Date of Award

Spring 2014

Degree Type

Capstone - Open Access

Degree Name

Master of Education (MEd)



First Advisor

Susan Marine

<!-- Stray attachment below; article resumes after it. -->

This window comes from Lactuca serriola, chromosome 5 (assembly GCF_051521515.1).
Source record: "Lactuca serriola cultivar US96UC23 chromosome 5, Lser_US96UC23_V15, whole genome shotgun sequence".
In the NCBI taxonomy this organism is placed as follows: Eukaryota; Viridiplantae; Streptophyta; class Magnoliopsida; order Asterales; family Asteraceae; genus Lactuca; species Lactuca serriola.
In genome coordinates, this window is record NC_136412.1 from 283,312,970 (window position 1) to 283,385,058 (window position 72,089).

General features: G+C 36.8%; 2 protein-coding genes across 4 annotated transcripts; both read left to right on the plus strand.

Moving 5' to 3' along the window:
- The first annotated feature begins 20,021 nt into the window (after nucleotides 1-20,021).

As access to higher education continues to grow it is important to consider the way students are prepared for college level work. This is especially true in the area of writing, which is considered to be the academic skill most linked to success at the college level (Conley, 2008). This qualitative study investigates college writing preparedness through the perspectives of ten first-year students at a small, liberal arts institution in Massachusetts. The study sought to explore how K-12 institutions and postsecondary schools can work to better prepare students for college writing. Participants described the differences between secondary and postsecondary writing and expressed that there was a gap between the way they were prepared in high school and what was expected of them when they arrived at college. This study recommends ways K-12 and postsecondary institutions can improve upon college writing preparation to create a better transition for students between high school and college level writing. These recommendations include creating stronger K-16 partnerships, improving first-year writing courses, encouraging student use of faculty support and writing centers, helping students to see themselves as novices, and continuing to critically assess the education system in the United States.